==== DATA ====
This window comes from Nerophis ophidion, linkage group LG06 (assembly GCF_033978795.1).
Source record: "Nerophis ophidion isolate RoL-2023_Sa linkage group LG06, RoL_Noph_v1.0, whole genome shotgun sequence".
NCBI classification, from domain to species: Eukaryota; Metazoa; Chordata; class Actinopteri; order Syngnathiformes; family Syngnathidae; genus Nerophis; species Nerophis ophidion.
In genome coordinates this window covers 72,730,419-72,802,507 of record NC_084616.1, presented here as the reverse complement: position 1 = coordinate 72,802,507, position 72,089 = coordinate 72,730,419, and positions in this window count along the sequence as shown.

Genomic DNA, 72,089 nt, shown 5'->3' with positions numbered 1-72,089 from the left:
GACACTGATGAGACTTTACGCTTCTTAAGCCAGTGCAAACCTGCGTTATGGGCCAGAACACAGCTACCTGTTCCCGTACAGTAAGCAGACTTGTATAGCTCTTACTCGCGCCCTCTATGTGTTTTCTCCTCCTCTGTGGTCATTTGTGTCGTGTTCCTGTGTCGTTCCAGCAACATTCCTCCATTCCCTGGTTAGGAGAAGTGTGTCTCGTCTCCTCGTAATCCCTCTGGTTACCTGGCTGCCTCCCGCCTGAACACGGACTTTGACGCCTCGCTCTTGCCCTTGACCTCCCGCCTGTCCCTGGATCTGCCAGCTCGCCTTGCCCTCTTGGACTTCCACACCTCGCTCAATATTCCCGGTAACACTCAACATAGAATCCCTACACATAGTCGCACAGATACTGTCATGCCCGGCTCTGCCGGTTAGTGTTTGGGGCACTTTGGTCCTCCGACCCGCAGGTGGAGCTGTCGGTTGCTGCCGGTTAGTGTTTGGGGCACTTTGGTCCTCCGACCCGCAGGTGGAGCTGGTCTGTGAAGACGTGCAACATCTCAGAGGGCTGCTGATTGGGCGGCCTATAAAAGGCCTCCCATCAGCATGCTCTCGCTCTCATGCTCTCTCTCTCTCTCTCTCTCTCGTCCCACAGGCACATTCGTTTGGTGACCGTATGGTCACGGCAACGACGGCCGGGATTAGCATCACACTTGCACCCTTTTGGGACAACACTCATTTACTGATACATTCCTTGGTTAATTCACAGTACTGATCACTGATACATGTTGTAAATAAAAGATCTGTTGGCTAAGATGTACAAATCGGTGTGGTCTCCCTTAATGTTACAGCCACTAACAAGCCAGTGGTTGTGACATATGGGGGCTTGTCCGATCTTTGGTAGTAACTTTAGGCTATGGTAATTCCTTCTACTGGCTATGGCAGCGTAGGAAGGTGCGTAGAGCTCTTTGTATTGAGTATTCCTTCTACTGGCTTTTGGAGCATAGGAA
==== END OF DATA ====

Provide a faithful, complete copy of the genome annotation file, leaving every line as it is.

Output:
This window comes from Nerophis ophidion, linkage group LG06 (assembly GCF_033978795.1).
Source record: "Nerophis ophidion isolate RoL-2023_Sa linkage group LG06, RoL_Noph_v1.0, whole genome shotgun sequence".
NCBI classification, from domain to species: Eukaryota; Metazoa; Chordata; class Actinopteri; order Syngnathiformes; family Syngnathidae; genus Nerophis; species Nerophis ophidion.
In genome coordinates this window covers 72,730,419-72,802,507 of record NC_084616.1, presented here as the reverse complement: position 1 = coordinate 72,802,507, position 72,089 = coordinate 72,730,419, and positions in this window count along the sequence as shown.

Genomic DNA, 72,089 nt, shown 5'->3' with positions numbered 1-72,089 from the left:
GACACTGATGAGACTTTACGCTTCTTAAGCCAGTGCAAACCTGCGTTATGGGCCAGAACACAGCTACCTGTTCCCGTACAGTAAGCAGACTTGTATAGCTCTTACTCGCGCCCTCTATGTGTTTTCTCCTCCTCTGTGGTCATTTGTGTCGTGTTCCTGTGTCGTTCCAGCAACATTCCTCCATTCCCTGGTTAGGAGAAGTGTGTCTCGTCTCCTCGTAATCCCTCTGGTTACCTGGCTGCCTCCCGCCTGAACACGGACTTTGACGCCTCGCTCTTGCCCTTGACCTCCCGCCTGTCCCTGGATCTGCCAGCTCGCCTTGCCCTCTTGGACTTCCACACCTCGCTCAATATTCCCGGTAACACTCAACATAGAATCCCTACACATAGTCGCACAGATACTGTCATGCCCGGCTCTGCCGGTTAGTGTTTGGGGCACTTTGGTCCTCCGACCCGCAGGTGGAGCTGTCGGTTGCTGCCGGTTAGTGTTTGGGGCACTTTGGTCCTCCGACCCGCAGGTGGAGCTGGTCTGTGAAGACGTGCAACATCTCAGAGGGCTGCTGATTGGGCGGCCTATAAAAGGCCTCCCATCAGCATGCTCTCGCTCTCATGCTCTCTCTCTCTCTCTCTCTCTCGTCCCACAGGCACATTCGTTTGGTGACCGTATGGTCACGGCAACGACGGCCGGGATTAGCATCACACTTGCACCCTTTTGGGACAACACTCATTTACTGATACATTCCTTGGTTAATTCACAGTACTGATCACTGATACATGTTGTAAATAAAAGATCTGTTGGCTAAGATGTACAAATCGGTGTGGTCTCCCTTAATGTTACAGCCACTAACAAGCCAGTGGTTGTGACATATGGGGGCTTGTCCGATCTTTGGTAGTAACTTTAGGCTATGGTAATTCCTTCTACTGGCTATGGCAGCGTAGGAAGGTGCGTAGAGCTCTTTGTATTGAGTATTCCTTCTACTGGCTTTTGGAGCATAGGAA